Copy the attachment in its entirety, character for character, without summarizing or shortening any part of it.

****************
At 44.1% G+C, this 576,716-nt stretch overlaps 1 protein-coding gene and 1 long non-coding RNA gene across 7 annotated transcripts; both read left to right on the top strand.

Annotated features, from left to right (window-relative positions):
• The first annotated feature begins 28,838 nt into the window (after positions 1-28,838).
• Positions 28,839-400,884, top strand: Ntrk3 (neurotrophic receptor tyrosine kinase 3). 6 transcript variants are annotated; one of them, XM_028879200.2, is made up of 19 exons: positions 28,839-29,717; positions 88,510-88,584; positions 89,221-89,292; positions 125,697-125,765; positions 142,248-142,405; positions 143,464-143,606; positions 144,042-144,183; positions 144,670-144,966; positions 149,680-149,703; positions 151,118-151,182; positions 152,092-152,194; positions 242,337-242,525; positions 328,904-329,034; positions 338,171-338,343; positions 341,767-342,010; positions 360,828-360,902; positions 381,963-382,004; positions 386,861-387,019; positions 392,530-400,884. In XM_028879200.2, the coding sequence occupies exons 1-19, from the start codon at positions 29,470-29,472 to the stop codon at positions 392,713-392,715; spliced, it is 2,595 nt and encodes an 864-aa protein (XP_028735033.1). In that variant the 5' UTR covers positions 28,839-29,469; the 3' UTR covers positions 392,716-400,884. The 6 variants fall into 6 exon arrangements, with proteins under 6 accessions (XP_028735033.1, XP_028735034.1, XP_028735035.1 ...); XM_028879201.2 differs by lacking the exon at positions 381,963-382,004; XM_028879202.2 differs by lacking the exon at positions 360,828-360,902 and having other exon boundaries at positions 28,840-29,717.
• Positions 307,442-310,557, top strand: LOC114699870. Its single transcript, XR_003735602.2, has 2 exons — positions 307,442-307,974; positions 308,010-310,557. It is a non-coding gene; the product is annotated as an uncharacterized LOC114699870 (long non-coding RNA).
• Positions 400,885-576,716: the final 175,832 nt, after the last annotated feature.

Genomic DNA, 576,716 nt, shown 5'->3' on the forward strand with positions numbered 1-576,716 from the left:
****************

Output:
At 44.1% G+C, this 576,716-nt stretch overlaps 1 protein-coding gene and 1 long non-coding RNA gene across 7 annotated transcripts; both read left to right on the top strand.

Annotated features, from left to right (window-relative positions):
• The first annotated feature begins 28,838 nt into the window (after positions 1-28,838).
• Positions 28,839-400,884, top strand: Ntrk3 (neurotrophic receptor tyrosine kinase 3). 6 transcript variants are annotated; one of them, XM_028879200.2, is made up of 19 exons: positions 28,839-29,717; positions 88,510-88,584; positions 89,221-89,292; positions 125,697-125,765; positions 142,248-142,405; positions 143,464-143,606; positions 144,042-144,183; positions 144,670-144,966; positions 149,680-149,703; positions 151,118-151,182; positions 152,092-152,194; positions 242,337-242,525; positions 328,904-329,034; positions 338,171-338,343; positions 341,767-342,010; positions 360,828-360,902; positions 381,963-382,004; positions 386,861-387,019; positions 392,530-400,884. In XM_028879200.2, the coding sequence occupies exons 1-19, from the start codon at positions 29,470-29,472 to the stop codon at positions 392,713-392,715; spliced, it is 2,595 nt and encodes an 864-aa protein (XP_028735033.1). In that variant the 5' UTR covers positions 28,839-29,469; the 3' UTR covers positions 392,716-400,884. The 6 variants fall into 6 exon arrangements, with proteins under 6 accessions (XP_028735033.1, XP_028735034.1, XP_028735035.1 ...); XM_028879201.2 differs by lacking the exon at positions 381,963-382,004; XM_028879202.2 differs by lacking the exon at positions 360,828-360,902 and having other exon boundaries at positions 28,840-29,717.
• Positions 307,442-310,557, top strand: LOC114699870. Its single transcript, XR_003735602.2, has 2 exons — positions 307,442-307,974; positions 308,010-310,557. It is a non-coding gene; the product is annotated as an uncharacterized LOC114699870 (long non-coding RNA).
• Positions 400,885-576,716: the final 175,832 nt, after the last annotated feature.

Genomic DNA, 576,716 nt, shown 5'->3' on the forward strand with positions numbered 1-576,716 from the left: